Geography and Migration
There are many interesting theories on how momo was introduced to Tibet, and most of them revolve around Han dynasty (ca. 206 BC- 220 AD) and Tang Dynasty (~ 700 AD). China has governed Tibetan territories many times in the past, which has led to considerable changes in Tibetan food and style of living, one of which is the introduction of momo (Majupuria, 1990). This infact, suggests that momo entered Tibet from China via the trade exchange that took place during silk route, which originally started in Han dynasty.
On the other hand, De Bao Xu, Professor of East Asian Languages & Literatures in Hamilton College predicts that momo entered into Tibet via the cultural exchanges that took place during marital ceremony during Tang dynasty, which is infact supported by some historical facts too- in order to maintain peace agreement between China and Tibet, emperor Zhongzong promised to have princess Jincheng marry with the son of the Tibetan king in 705 AD. After Tibetan king died, his seven-year-old son got enthroned. Then, another emperor named Ruizong from China sent Prince Jincheng to Tibet to marry the new Tibetan king together with a patch of land called Qiuqu in Hexi that lies at west of the Yellow River in China as a gift in 710 AD.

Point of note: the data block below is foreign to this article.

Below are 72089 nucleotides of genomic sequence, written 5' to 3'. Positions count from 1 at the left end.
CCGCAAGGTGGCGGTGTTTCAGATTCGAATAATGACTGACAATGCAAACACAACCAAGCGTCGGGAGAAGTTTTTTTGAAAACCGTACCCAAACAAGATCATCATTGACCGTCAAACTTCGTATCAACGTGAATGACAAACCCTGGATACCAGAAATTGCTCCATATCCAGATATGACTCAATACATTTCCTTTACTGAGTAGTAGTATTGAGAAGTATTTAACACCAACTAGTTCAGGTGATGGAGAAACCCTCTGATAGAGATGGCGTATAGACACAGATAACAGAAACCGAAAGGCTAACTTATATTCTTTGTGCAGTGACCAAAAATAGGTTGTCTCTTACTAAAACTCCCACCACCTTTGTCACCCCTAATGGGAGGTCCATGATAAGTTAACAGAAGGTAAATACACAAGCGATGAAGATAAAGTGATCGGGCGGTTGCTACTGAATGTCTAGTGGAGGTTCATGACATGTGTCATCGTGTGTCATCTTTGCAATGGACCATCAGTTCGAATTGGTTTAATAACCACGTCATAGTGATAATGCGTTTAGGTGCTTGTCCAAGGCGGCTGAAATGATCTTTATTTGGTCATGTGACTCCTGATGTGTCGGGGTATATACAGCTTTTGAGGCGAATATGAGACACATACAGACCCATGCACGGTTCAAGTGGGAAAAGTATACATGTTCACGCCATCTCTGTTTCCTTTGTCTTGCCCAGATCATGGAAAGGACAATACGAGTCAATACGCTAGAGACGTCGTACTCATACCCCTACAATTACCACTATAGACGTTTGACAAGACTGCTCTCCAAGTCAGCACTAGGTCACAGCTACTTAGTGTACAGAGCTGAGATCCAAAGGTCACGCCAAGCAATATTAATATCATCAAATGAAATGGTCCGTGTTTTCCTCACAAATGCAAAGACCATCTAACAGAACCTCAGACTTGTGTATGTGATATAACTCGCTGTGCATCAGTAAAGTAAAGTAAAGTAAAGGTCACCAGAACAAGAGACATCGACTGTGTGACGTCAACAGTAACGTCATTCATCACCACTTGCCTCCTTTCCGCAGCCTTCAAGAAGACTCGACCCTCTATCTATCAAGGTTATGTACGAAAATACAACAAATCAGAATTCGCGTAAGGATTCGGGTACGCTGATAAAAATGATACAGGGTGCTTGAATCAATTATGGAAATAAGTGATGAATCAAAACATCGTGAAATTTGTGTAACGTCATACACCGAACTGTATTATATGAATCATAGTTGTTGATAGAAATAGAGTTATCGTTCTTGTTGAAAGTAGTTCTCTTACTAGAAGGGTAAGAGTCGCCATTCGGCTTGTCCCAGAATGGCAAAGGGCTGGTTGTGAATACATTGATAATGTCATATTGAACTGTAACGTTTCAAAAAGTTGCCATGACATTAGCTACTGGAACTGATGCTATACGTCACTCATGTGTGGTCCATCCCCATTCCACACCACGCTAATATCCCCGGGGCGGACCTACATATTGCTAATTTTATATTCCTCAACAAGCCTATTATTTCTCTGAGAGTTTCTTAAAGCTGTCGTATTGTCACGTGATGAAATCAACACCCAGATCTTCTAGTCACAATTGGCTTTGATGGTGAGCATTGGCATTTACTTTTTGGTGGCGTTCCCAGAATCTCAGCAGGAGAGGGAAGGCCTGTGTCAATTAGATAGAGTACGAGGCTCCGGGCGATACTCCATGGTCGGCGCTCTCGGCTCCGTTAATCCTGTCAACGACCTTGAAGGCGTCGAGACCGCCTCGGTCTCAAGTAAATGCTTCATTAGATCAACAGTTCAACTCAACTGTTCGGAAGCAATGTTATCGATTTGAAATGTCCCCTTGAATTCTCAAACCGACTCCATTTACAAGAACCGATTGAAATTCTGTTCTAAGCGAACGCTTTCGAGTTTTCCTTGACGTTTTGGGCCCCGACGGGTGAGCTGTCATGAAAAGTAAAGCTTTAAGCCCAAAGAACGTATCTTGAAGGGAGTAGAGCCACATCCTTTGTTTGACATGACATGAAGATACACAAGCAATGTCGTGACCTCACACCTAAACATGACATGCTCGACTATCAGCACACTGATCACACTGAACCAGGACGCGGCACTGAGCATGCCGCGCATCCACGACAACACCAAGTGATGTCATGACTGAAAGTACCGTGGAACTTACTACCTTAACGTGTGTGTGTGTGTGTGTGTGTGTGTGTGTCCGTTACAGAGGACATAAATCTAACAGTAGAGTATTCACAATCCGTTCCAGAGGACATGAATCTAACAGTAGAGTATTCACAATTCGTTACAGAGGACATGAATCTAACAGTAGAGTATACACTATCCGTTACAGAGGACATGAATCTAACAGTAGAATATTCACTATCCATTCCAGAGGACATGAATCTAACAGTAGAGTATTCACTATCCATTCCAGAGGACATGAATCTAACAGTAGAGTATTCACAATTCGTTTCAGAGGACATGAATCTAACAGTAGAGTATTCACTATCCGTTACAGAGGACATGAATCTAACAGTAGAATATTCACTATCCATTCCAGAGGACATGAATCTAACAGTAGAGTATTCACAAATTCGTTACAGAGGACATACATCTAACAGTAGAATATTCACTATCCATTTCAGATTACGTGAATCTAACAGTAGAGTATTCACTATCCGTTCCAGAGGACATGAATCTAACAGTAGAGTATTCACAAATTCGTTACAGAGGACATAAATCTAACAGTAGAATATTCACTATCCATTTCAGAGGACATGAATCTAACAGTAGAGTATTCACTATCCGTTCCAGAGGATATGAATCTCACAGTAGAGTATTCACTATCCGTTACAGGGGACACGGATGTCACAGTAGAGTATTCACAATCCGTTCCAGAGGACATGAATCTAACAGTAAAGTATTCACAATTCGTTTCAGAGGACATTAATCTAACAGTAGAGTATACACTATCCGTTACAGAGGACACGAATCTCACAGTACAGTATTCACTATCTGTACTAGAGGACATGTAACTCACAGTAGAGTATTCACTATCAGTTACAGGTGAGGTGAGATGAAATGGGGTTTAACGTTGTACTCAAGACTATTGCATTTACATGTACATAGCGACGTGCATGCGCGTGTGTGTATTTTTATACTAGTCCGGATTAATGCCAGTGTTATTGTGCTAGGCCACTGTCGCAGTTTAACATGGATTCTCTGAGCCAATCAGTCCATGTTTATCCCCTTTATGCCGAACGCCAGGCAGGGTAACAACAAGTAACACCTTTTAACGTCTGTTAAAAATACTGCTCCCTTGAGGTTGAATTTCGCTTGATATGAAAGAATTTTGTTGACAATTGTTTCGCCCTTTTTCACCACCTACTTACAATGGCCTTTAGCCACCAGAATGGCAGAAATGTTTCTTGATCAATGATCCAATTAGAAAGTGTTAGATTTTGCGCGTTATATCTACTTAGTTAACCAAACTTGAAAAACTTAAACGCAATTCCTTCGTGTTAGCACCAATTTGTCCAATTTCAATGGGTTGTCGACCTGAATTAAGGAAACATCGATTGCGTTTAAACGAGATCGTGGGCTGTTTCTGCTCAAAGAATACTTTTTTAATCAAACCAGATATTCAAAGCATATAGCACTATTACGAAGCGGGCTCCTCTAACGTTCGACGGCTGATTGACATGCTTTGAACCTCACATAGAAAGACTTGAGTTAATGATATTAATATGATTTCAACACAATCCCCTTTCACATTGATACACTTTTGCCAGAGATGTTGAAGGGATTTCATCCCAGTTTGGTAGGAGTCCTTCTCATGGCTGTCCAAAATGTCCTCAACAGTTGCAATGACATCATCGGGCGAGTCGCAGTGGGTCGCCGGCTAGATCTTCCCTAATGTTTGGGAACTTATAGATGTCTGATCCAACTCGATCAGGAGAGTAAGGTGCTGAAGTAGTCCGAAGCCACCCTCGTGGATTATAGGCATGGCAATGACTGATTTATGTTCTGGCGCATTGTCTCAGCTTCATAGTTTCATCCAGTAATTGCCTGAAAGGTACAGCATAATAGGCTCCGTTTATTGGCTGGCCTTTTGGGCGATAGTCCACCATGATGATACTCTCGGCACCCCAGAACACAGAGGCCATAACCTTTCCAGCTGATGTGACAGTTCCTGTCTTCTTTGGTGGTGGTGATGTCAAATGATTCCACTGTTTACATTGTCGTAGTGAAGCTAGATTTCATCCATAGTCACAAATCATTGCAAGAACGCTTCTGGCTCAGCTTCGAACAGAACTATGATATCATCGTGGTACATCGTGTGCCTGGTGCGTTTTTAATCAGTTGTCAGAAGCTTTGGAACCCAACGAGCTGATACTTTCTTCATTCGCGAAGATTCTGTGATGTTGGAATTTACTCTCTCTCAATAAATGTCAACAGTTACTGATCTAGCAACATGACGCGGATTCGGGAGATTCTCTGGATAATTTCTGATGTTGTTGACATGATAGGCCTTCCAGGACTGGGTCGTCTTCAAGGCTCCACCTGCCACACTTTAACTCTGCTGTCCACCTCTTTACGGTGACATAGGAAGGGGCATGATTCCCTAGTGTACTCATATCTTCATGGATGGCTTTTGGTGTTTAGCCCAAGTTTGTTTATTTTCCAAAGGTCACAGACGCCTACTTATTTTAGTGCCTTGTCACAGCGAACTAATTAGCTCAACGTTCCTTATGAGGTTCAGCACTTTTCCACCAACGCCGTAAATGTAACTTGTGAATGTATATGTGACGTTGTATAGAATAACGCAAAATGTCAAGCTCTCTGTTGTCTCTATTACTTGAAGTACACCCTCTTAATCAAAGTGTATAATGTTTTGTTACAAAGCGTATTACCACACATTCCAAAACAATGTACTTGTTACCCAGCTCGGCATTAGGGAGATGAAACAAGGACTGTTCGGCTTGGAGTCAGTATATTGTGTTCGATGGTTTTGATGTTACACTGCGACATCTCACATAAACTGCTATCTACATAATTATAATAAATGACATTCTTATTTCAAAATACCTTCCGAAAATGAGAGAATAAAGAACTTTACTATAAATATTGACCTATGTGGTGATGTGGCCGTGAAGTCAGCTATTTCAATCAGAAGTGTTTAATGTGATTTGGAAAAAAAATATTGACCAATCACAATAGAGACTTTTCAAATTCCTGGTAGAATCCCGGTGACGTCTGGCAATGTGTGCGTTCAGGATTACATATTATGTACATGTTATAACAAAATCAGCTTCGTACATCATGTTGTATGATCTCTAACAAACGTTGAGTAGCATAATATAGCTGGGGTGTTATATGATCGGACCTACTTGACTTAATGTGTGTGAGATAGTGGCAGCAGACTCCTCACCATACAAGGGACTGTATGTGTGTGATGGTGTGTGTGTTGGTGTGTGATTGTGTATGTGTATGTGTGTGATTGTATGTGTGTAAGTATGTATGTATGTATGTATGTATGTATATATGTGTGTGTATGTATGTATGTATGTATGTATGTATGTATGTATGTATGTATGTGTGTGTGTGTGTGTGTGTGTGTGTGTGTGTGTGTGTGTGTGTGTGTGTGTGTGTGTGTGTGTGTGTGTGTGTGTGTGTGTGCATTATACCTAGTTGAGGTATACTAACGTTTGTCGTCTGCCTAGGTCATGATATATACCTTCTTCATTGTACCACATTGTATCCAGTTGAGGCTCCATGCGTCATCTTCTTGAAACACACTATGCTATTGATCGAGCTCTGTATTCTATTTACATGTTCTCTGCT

Likewise, there are there are image evidences suggesting the flourishing of diplomatic relationship between China and Tibet in Tang dynasty, in which emperor Taizong is giving an audience to Ludongzan the ambassador of Tibet Taizong (唐太宗) was a Prince of Qin. Taizong was a man of great contradiction in that he killed his two brothers and deposed his own father. Nevertheless, he proved himself to be a capable leader who listened to the advice of the wisest members of his council. However, after destroying a royal house of Jiali Khan, Taizong held a Buddhist memorial service for the casualties of war, he erected Buddhist monasteries at the sites of major battles so that monks could pray for the fall of both sides of the fight. And, it is during this process that he interacted with the ambassador of Tibet.
Last but not the least, the story of first radical 食 that I already mentioned in etymology section, was also established during three kingdoms period in China during Tang Dynasty. Thus, multiple evidences suggests that it was during Tang dynasty that momo was introduced to Tibet from China. Interestingly, Buddhism was introduced from Tibet to China during the same period.